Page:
Case Studies in Fisheries Conservation and Management: Applied Critical Thinking and Problem Solving
Case 17: Managing Lake Oahe Walleye in the Face of an Imbalanced Food Web
Fisheries biologists are often required to make rapid management decisions during a crisis. Because swift action is usually demanded by the public, biologists rarely have the luxury of taking a long-term, conservative approach to making decisions, but rather rely on prior knowledge to choose a management plan and hope that they predict correctly. This case study will provide you with a real example of fisheries biologists who were faced with choosing a course of action during a rapidly developing situation. Fisheries biologists in South Dakota who manage Lake Oahe (a large Missouri River reservoir) were challenged to save a very large and popular walleye fishery after the prey base crashed.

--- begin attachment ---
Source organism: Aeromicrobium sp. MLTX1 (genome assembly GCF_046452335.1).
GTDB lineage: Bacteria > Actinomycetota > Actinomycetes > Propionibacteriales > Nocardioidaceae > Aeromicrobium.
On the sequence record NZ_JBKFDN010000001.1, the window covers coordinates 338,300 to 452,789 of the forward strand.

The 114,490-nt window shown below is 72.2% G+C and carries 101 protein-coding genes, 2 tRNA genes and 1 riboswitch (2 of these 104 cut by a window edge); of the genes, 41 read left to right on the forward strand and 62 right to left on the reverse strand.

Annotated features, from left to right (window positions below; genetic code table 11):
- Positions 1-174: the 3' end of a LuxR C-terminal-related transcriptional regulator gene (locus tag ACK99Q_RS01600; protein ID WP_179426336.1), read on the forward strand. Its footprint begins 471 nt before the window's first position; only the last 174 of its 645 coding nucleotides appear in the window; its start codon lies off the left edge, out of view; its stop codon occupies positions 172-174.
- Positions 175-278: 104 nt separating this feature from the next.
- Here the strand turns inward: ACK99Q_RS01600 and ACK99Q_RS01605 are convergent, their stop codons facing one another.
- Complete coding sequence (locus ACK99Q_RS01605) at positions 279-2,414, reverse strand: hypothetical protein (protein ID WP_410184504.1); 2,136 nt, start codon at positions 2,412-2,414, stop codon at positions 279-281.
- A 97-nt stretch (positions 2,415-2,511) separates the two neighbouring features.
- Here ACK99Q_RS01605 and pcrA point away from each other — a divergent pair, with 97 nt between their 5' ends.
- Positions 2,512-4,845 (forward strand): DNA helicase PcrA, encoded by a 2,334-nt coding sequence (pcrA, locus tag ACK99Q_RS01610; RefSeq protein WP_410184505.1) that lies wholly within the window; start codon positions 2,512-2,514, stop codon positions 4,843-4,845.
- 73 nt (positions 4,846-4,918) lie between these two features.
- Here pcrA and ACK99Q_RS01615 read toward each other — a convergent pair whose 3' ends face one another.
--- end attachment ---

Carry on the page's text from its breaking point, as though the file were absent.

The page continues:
Lake Oahe is a large impoundment of the Missouri River. It has a surface area of approximately 371,000 ac, has 2,250 miles of shoreline, and is 231 miles long. The walleye fishery in Lake Oahe developed during the 1970s, and was rated among the top 10 walleye lakes in the country from the mid-1980s until 1998 (the year that the prey base crashed). Walleye are supported by a non-native pelagic prey source (rainbow smelt), which became established in the system following escapement from upstream systems (where they were initially brought in as a prey source). When rainbow smelt were abundant, walleye growth rates were very high, reaching 20 inches by age 5. Following a drought during the late 1980s (where water levels and volume declined substantially), the Missouri River drainage experienced a series of wet years during the early-mid 1990s. These conditions enabled Lake Oahe to quickly recharge, and productivity increased dramatically resulting in abundant populations (much higher than levels that had ever been observed in this system) of both walleye and rainbow smelt. So, the mid 1990s were the “boom” years for anglers and biologists on Lake Oahe—anglers were very happy with the fishery, the local economy benefited, and the biologists had achieved a rare benchmark in fisheries science—producing LOTS of BIG fish… However, a compounding series of conditions resulted in the crash of rainbow smelt, starting in 1997.